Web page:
Using the Shield in the Clovel Sword Stories

This week’s focus will be on one of the most common battle implements of ancient warfare, the shield.  Obviously, if your characters are fighting with swords and spears, there will be a shield needed to protect your characters.  Add to this fact is the shield was also the definitive symbol of the warrior caste in many cultures throughout the ages.
In my Clovel Sword Chronicles fantasy series, I returned to Northern European history to create the type of shield needed for the Esterblud tribe.  My primary character carries a typical shield of the Anglo-Saxon/Viking age which is circular in shape.  This weapon becomes the Shield of Skool, which is central to the main characters mission in the stories.  It also allowed my story to have a slight difference in so many other fantasy tales which focus their plots around the sword, often as the central element of a quest. That said, I still have the Clovel Sword as an important part of the triad needed within the storyline. 

History shows the construction materials of a shield to be made up of primarily of wood and leather.  Since I want my characters to be as real as possible, I knew that a wood shield would become too heavy, the thicker it became.  If too thin, it could not stop projectiles like spears, arrows and javelins.  So, I used a medium thickness which most warriors would be able to carry.  It would be able to stop most blows from swords yet still could fall apart from the abuse it might take on the battlefield.  Additionally, during the fighting, the wood might be penetrated by a projectile, forcing the warrior to fight at a disadvantage.  Imagine trying to hold a shield upright with a heavy spear stuck in it while fending off your enemy coming at you with the sword in the other hand.  As you can see, using this tool allows a range of possibilities when you are describing the fighting between characters.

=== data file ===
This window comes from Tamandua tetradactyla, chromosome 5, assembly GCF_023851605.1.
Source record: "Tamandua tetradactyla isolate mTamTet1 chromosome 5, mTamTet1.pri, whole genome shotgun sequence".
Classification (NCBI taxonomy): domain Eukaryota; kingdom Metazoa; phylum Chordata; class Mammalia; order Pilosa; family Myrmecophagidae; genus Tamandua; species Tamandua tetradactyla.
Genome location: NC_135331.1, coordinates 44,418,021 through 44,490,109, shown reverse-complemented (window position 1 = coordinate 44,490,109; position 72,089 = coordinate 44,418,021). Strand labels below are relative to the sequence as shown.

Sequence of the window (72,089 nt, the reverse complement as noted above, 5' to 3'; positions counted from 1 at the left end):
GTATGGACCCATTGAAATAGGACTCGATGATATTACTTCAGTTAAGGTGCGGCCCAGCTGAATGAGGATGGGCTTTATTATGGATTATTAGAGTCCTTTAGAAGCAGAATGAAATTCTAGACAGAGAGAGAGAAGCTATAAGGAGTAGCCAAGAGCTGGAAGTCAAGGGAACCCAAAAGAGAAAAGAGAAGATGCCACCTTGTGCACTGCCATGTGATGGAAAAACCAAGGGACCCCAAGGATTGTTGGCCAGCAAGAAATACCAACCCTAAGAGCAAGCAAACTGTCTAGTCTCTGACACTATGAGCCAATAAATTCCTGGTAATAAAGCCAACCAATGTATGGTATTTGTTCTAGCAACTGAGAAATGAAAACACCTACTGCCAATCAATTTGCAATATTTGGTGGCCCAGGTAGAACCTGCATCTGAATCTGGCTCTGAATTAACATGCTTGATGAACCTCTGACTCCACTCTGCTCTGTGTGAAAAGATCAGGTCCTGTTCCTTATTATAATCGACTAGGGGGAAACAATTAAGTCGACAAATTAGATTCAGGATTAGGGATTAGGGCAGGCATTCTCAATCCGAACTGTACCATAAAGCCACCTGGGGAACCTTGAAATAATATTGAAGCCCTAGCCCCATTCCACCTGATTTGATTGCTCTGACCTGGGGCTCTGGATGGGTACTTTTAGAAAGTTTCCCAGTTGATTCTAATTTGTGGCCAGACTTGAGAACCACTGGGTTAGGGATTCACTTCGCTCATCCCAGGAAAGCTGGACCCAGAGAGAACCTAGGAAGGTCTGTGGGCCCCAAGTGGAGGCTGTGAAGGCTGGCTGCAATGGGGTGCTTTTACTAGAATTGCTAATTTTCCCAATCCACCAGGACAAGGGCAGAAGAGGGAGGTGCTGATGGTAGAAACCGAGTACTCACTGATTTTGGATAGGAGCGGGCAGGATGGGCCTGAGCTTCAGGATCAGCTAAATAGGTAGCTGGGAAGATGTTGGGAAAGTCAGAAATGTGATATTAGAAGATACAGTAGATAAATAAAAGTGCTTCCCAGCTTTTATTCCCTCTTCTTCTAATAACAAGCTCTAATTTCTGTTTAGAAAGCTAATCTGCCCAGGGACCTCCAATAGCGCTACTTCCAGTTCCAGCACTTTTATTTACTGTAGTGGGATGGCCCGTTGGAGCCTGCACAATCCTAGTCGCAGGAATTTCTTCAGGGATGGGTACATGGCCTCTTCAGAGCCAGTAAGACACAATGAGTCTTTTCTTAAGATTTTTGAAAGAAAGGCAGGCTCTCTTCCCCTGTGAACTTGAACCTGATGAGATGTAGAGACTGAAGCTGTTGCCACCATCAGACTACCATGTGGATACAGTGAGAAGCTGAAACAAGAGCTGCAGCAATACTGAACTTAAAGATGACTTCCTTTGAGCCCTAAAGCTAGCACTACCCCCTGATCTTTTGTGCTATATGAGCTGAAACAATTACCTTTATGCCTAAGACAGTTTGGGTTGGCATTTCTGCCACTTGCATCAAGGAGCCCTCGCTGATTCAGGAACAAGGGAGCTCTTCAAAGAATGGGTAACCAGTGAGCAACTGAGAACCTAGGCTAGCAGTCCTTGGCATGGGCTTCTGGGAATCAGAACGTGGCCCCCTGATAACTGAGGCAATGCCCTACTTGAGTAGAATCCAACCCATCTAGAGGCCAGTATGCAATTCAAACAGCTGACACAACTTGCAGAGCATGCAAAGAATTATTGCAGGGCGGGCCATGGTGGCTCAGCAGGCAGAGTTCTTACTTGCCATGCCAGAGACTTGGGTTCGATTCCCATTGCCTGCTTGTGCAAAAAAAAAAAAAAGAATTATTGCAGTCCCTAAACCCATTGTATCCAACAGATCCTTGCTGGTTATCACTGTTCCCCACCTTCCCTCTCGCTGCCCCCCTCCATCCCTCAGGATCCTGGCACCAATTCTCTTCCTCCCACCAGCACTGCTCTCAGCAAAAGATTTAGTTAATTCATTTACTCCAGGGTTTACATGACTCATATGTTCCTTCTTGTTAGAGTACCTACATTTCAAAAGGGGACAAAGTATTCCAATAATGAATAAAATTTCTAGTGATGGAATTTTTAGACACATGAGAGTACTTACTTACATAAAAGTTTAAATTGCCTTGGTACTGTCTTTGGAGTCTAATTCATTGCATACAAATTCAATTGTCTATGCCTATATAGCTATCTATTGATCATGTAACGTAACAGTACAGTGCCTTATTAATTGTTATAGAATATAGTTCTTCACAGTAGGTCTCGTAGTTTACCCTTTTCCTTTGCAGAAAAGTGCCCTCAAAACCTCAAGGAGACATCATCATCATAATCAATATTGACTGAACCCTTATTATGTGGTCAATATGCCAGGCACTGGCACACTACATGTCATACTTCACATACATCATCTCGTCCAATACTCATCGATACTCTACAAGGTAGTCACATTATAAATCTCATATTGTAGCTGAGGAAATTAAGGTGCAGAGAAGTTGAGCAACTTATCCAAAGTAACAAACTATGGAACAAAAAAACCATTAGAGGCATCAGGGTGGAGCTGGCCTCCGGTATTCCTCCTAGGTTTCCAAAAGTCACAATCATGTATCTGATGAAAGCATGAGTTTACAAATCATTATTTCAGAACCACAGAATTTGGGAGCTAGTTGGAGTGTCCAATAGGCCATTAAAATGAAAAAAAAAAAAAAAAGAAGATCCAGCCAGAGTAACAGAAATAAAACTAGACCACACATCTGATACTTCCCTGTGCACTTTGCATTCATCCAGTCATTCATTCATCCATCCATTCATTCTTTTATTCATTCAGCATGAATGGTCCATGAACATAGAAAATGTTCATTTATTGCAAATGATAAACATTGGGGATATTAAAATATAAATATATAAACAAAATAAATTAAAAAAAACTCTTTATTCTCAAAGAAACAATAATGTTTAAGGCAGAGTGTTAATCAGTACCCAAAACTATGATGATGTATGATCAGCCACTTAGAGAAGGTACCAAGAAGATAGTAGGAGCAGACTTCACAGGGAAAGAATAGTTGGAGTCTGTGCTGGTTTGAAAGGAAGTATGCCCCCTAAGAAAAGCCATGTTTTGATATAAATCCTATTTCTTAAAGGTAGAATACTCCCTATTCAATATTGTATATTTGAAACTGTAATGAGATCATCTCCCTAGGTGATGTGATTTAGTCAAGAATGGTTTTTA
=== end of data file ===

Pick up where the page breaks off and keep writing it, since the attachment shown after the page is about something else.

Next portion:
There is a debate on whether the rims were reinforced or decorative.  For the Shield of Skool,  I decided to have the edge reinforced with iron along with another banding in the shield.  I did this for a particular reason.  The shield is usually considered a defensive weapon, however, I’ve seen re-enactors use the instrument as a very useful offensive tool in close quarters.  By using stronger materials on the edge, I could use the shield as a nasty weapon when used against an opponent’s neck area. 

In the front of a shield is a small area of metal covering called the boss.  Utilized for the protection of the wearer’s fingers, I used the boss to become the focal point for the Skool where the mysterious metal of the god’s forms itself to create a dangerous weapon, capable of destroying whole armies.  Such a small part of a weapon becomes a fantastic element within my story while maintaining a historic truth.

For more additional information on the shield, I have the following links:

http://www.hurstwic.org

http://web.prm.ox.ac.uk/Kent/shieweap/shgenex3.html

http://regia.org/research/warfare/shields.htm

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Sword play for Characters, Battles, and Fighting in a Fantasy World

This year I will attempt to make this blog more interesting by throwing out my thoughts, ideas and experiences used to create my books.  I know many great authors have shared their ideas on how to write scenes, develop characters, etc., but I want to take a slightly different tack.  My goal is to outline areas of inspiration and research which led me to develop my stories.